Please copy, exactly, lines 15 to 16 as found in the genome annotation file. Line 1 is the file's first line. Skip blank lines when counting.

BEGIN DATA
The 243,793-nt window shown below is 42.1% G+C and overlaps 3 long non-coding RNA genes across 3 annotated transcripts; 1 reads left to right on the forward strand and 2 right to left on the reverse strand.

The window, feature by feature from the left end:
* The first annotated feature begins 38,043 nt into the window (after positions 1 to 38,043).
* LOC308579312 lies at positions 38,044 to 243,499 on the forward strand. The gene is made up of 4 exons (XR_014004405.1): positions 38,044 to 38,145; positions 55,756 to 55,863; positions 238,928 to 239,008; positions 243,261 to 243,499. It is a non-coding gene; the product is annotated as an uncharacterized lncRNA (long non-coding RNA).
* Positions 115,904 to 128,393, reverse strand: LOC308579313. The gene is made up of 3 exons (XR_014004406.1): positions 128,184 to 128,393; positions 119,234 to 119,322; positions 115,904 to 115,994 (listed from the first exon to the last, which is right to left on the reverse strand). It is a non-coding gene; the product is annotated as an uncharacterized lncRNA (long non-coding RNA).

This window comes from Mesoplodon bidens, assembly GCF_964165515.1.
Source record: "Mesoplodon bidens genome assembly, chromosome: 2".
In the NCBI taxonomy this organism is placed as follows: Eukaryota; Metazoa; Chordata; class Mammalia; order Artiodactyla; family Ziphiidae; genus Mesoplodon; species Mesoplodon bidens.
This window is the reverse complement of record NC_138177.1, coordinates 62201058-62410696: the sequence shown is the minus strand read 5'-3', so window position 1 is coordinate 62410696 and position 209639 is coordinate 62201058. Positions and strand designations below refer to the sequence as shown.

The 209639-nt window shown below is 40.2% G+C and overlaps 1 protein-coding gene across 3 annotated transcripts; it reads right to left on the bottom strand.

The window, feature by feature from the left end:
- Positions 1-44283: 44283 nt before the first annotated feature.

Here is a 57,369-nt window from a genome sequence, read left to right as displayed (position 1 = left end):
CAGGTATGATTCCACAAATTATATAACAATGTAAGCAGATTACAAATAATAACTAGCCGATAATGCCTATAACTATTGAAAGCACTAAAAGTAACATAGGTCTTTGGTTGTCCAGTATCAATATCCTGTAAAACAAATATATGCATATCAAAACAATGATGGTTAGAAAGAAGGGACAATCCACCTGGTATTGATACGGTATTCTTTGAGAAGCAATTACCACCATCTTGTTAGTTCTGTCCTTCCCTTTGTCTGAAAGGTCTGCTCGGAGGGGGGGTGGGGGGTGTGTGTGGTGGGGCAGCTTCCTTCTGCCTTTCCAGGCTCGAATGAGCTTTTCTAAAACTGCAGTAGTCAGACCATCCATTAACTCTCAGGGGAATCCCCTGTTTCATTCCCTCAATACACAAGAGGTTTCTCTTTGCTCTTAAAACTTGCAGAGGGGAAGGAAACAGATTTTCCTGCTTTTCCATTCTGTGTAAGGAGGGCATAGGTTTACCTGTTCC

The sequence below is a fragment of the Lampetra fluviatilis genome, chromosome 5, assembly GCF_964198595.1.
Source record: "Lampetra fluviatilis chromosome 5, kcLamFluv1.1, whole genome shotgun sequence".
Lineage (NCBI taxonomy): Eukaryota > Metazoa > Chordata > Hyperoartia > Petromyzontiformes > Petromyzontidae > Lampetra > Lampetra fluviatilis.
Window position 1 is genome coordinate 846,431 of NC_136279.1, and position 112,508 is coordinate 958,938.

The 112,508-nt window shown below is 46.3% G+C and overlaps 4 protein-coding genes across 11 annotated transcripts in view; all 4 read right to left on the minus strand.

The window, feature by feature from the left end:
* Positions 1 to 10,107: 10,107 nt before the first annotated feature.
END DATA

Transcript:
The sequence below is a fragment of the Lampetra fluviatilis genome, chromosome 5, assembly GCF_964198595.1.
Source record: "Lampetra fluviatilis chromosome 5, kcLamFluv1.1, whole genome shotgun sequence".